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by Valerie L. Robertson
I live and work in downtown Wilmington, and when taking a break from my busy schedule, I like to immerse myself in nature. Nothing suits me better than to drive to Carolina Beach, where I have my pick of beach, marshland and forest. As soon as I drive over Snow’s Cut Bridge separating the island from the mainland, I start to decompress. The island’s laid back feel is especially great for families with little explorers. It inspires curiosity and attention to the oft-overlooked details of the natural world—the design a baby sea turtle makes in the sand on its way to the ocean, individual birdcalls, lapping ripples against a kayak’s hull.
My favorite place on the island is Carolina Beach State Park. I usually stop at the visitor center to brush up on my flora and fauna knowledge with the impressive exhibits. The center offers kid-friendly nature hikes, “Turtle Talks” and educational programs throughout the year, featuring the park’s various habitats and ranger-led hikes.
Our corner of North Carolina has been designated a biodiversity hotspot by The Nature Conservancy. I walk through multiple ecosystems in the park—pocosins, forests, marshes and dunes. I get a gentle, soft sand workout climbing the 50-foot Sugarloaf Dune, and look out over Cape Fear River. I try to imagine the scene during the two major Civil War battles for control of Fort Fisher. The dune served as both a navigational landmark and campground. The retrospect always gives me a sense of nostalgia and an appreciation for the peace.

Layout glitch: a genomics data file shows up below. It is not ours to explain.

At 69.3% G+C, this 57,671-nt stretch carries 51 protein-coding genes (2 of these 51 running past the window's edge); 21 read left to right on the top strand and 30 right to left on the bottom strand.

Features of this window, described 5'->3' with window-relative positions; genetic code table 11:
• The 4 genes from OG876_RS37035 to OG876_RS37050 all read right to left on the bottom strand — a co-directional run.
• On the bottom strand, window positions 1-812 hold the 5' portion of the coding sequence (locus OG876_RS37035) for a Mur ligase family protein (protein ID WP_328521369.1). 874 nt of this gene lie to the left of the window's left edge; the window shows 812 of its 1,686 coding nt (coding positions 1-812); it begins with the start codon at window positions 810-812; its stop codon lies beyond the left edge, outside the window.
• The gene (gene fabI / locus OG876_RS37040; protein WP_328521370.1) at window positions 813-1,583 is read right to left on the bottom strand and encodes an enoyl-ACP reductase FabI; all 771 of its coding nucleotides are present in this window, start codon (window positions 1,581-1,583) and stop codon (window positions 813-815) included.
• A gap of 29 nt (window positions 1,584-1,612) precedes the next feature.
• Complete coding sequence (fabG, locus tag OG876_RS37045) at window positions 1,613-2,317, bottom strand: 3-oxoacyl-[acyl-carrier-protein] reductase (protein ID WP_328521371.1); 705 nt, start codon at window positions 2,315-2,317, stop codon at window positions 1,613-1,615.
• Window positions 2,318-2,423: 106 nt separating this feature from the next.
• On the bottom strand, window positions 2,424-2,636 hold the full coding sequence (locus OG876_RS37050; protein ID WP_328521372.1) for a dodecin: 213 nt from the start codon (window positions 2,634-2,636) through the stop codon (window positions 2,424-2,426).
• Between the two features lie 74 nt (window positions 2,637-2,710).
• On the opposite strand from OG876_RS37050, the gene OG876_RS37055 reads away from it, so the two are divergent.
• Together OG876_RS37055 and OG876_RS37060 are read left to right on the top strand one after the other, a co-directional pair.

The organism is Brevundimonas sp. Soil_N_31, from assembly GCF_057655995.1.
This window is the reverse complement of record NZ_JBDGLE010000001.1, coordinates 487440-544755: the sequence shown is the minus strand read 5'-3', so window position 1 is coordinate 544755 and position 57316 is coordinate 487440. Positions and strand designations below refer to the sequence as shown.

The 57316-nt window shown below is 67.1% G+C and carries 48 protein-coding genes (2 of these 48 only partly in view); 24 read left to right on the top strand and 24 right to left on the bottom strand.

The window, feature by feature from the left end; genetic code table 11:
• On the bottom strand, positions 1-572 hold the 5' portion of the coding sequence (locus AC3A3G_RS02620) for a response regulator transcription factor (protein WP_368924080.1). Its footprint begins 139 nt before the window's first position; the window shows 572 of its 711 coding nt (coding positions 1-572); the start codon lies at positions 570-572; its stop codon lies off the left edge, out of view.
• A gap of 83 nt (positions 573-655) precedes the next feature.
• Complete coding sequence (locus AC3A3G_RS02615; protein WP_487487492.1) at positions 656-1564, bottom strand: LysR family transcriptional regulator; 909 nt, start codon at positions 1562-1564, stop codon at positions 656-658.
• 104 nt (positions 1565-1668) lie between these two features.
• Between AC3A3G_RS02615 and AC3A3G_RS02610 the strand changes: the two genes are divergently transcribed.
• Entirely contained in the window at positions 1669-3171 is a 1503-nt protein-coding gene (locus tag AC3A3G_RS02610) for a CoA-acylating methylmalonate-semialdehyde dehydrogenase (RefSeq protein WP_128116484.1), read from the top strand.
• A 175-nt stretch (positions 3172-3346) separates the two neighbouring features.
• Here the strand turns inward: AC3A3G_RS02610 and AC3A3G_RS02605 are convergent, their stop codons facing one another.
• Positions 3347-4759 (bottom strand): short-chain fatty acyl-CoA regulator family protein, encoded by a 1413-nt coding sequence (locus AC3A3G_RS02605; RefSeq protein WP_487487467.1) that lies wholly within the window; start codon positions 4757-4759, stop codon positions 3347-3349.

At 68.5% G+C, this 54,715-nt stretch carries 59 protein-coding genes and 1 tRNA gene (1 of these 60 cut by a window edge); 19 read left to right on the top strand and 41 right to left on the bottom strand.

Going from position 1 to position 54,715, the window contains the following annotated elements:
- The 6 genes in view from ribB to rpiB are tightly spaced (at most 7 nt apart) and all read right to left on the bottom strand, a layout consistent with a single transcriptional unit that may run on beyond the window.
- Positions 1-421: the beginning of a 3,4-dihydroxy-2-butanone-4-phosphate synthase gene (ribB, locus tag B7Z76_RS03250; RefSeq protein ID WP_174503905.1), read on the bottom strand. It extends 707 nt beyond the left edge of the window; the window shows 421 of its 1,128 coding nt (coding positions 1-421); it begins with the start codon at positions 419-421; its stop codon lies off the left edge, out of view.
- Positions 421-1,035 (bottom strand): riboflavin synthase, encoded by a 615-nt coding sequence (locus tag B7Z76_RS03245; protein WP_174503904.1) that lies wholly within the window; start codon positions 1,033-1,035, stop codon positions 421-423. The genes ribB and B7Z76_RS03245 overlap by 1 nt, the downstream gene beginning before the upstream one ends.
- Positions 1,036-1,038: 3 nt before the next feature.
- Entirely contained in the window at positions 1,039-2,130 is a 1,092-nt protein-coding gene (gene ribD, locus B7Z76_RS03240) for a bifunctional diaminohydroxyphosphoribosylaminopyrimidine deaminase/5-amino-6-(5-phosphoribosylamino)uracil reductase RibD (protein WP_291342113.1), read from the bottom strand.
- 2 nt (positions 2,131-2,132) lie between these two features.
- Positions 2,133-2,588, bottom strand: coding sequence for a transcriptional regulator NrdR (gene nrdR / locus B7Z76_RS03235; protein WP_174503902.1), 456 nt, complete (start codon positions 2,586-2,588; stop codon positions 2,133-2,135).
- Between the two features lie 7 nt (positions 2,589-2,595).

The trails are relaxing any time, but I especially enjoy guided nature walks with a park ranger. Along the trail, she points out Venus flytraps. One of the only spots in the world they grow naturally is within a 60-mile radius of this park. Our guide leads us to a wooden platform over wet, boggy ground, where we kneel to examine the petite, carnivorous plants. She identifies bladderwort and butterwort, but my favorite is the diminutive sundew. Hairs on its delicate leaves are covered with a sticky bug-attracting substance. It’s deadly for insects, but the plant’s delicate shape always reminds me of a colorful brooch my grandmother owned.
Bring your binoculars if you love birdwatching. You may see redheaded woodpeckers, brown-headed nuthatches or raptors. The area surrounding Carolina Beach is rich with bird activity, with nine sites on the North Carolina Birding Trail—one in Carolina Beach State Park and three nearby on the island at Fort Fisher. On one Cape Fear Audubon Society walk, I was thrilled to see my first painted bunting, a bird that only lives within a mile of the ocean. With its azure blue head, green wings and ruddy orange belly, this colorful bird is easily mistaken for a parrot.
I love traveling local waterways by canoe or kayak, exploring the river, salt marshes, tidal flats and sounds. You can paddle right up to the edge of saltmarsh grass and see herons, egrets and other wading birds stalking fish for dinner. It’s an eco-friendly way to learn about the shoreline up close without disturbing the animals that live there. I usually opt for a guided tour, especially when hosting guests. In addition to providing helpful logistical instruction, experienced guides point out details such as osprey nests high in cypress trees and other wildlife I might otherwise overlook.
Mahanaim Adventures offers Birder Kayaking Adventures to Carolina Beach State Park and to one of my favorites, Fort Fisher Basin. Its calm water is a nursery for fish, which attracts hungry birds, especially in the early morning. You might see American oystercatchers skimming the water, Brown pelicans diving or cormorants perched on pilings.